Lauded by SiliconANGLE’s John Furrier as the “next big thing in Big Data”, Spark is turning heads because of its impressive speed. It’s becoming a popular alternative to MapReduce, which is one of the central components in Hadoop. “Spark is a fast data analysis engine,” said Furrier. “Think Hadoop MapReduce, but 100 times faster and still fully interoperable with the wider Hadoop ecosystem.”
Sparked into life
The biggest news out of Spark Summit week came from Databricks, which is one of the most prominent companies trying to commercialize the framework. Databricks said it raised $33 million in series B funding, and also rolled out a cloud computing service for easily creating, deploying and running Spark workloads.
Speaking at Spark Summit, Databricks Co-founder and CEO Ion Stoica said Databricks Cloud is all about simplifiying the data pipeline process. It does this by combining myriad data stores and data-processing systems (for batch processing, stream processing, interactive SQL and graph processing) into a single management platform under one API.
“Clusters are difficult to set up and manage, and extracting value from your data requires you to integrate a hodgepodge of disparate tools, which are themselves hard to use,” Stoica told CIO.com. Databricks’ value is to combine “the power of Spark with a zero-management hosted platform and an initial set of applications built around common workflows.”
*Databricks keynote at Spark Summit 2014
DataStax has also jumped on the bandwagon, announcing Enterprise 4.5 edition of its Cassandra NoSQL engine, with support for Spark. Stratio, a company that claims to be the “pure Spark Big Data platform”, launched its Stratio Enterprise, which offers batch processing, data streaming and real-time analysis combined with NoSQL database integration and HDFS. Guavus, a Big Data analytics firm, announced version 2.0 of its Reflex operational intelligence program with support for both Apache Spark and Hadoop Yarn.
A bright future ahead?
Spark is best known for its in-memory machine learning capabilities, but it also supports streaming and SQL analysis, and developers are currently working on a way to bring graph analysis and R analytics into its framework. Above all, though, Spark is known for its speed.
The stable release of Spark, v1.0.0, only came out in May, but Spark has actually been around for some time. It was first developed 2009 at UC Berkeley’s AMPLab, before going open-source in 2010, and then becoming an Apache Top-Level Project in February 2014. In that time an impressive crowd of disciples has gathered around it, including companies like Yahoo!, Intel, Adobe, Cloudera, UC Berkeley, and Databricks. The popularity of NoSQL databases is helping it along.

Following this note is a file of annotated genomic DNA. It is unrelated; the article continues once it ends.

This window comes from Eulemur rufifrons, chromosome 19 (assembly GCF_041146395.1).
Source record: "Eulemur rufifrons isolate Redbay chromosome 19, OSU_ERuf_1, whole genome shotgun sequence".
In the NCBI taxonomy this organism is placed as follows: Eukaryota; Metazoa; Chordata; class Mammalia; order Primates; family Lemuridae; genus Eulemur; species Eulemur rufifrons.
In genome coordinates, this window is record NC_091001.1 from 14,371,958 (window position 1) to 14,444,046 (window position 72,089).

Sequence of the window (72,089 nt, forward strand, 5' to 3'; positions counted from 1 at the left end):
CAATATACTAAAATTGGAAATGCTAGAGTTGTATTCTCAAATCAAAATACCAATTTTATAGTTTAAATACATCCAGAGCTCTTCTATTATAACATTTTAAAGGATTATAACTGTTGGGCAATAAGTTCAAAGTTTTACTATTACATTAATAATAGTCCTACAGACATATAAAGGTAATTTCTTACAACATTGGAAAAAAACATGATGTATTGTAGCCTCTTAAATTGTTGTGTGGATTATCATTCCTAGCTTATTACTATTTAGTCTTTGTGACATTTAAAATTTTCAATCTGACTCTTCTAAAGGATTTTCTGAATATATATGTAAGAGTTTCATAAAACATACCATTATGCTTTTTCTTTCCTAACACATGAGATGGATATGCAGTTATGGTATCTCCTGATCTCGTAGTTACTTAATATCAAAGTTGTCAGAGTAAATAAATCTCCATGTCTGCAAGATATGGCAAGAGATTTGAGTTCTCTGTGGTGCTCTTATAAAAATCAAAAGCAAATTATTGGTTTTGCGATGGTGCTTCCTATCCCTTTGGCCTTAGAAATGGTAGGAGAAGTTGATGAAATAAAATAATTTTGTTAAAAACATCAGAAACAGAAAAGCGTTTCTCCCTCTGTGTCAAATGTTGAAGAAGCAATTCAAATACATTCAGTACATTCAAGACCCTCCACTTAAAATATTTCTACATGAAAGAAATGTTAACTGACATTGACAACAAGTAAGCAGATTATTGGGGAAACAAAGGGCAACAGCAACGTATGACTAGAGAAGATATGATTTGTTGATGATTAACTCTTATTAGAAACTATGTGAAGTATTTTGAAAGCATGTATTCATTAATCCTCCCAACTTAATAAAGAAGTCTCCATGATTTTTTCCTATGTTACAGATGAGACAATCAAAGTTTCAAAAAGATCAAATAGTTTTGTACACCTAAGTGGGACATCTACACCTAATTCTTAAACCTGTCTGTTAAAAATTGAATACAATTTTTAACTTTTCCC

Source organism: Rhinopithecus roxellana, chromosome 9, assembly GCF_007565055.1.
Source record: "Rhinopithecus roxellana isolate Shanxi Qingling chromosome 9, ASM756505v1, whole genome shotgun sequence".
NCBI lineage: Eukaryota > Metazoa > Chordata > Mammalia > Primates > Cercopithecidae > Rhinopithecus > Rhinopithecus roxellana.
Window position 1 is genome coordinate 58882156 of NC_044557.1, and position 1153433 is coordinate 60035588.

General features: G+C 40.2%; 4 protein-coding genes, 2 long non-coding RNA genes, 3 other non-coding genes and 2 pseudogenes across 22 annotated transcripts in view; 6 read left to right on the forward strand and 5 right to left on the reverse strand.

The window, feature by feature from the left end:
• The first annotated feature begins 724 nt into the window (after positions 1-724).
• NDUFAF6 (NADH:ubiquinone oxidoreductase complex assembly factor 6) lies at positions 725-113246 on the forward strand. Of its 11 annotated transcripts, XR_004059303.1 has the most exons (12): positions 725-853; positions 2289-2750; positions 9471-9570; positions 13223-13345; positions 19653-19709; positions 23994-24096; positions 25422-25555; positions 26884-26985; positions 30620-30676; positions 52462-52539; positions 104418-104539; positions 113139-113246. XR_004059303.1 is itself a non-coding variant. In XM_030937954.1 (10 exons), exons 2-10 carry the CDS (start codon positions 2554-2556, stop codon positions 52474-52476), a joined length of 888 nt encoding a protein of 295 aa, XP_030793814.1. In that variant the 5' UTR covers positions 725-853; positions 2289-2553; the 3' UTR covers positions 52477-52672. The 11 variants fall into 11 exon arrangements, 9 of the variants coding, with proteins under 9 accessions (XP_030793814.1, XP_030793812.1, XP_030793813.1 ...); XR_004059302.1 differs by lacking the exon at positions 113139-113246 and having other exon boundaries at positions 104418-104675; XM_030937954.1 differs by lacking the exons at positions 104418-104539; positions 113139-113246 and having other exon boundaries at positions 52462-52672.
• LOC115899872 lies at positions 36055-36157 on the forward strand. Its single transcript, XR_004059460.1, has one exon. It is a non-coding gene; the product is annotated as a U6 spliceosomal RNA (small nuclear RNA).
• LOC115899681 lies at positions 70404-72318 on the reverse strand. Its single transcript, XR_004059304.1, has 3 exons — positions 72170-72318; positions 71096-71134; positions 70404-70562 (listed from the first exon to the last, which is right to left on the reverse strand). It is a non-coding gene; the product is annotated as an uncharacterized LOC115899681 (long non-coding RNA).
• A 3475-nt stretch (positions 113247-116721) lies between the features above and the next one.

“NoSQL databases are popular because they allow developers to incorporate data of any structure and don’t bind them to a particular data model,” said Wikibon principal researcher Jeff Kelly. However, he cautioned that “NoSQL databases, in general, are less mature when it comes to analytic capabilities.”
Spark’s appeal isn’t lost on Hadoop providers, though. All of the major vendors have jumped into bed with Databricks to integrate it with their distros. Cloudera was one of the first, announcing a partnership with Databricks back in February. It now offers Spark software and supports production-ready deployments. IBM, MapR, Pivotal and most recently Hortonworks have all since signed up.
Spark still needs a high-scale storage layer to operate, and since it’s strictly for data analysis which means it will never replace Hadoop. But with Databricks cloud platform, it’s possible Spark could replace many of Hadoop’s components, most notable MapReduce. The sheer number of Spark users lends credence to this view – while stream processing and machine learning are the obvious use cases for Spark, its SQL, graph analysis and R-based data mining capabilities are just as powerful.
Not everyone is convinced of Spark’s greatness just yet. In an interview with InformationWeek, MapR CMO Jack Norris acknowledged Spark’s of momentum but warned we’re still in the early days. “Yes, it can do a range of processing, but there are many issues in the framework that limit the use cases,” said Norris. “One example is that it is dependent on available memory; any large dataset that exceeds it will hit a huge performance wall.”
Spark might be immature, but the ambitions of those behind it are clear. What’s also clear is that Spark has a great deal going for it – wide ranging support, including on Amazon Web Services S3 and the Cassandra NoSQL database, a huge developer community, and most of all, the promise of a single, cohesive alternative to the mishmash of data analysis tools that are currently used with Hadoop.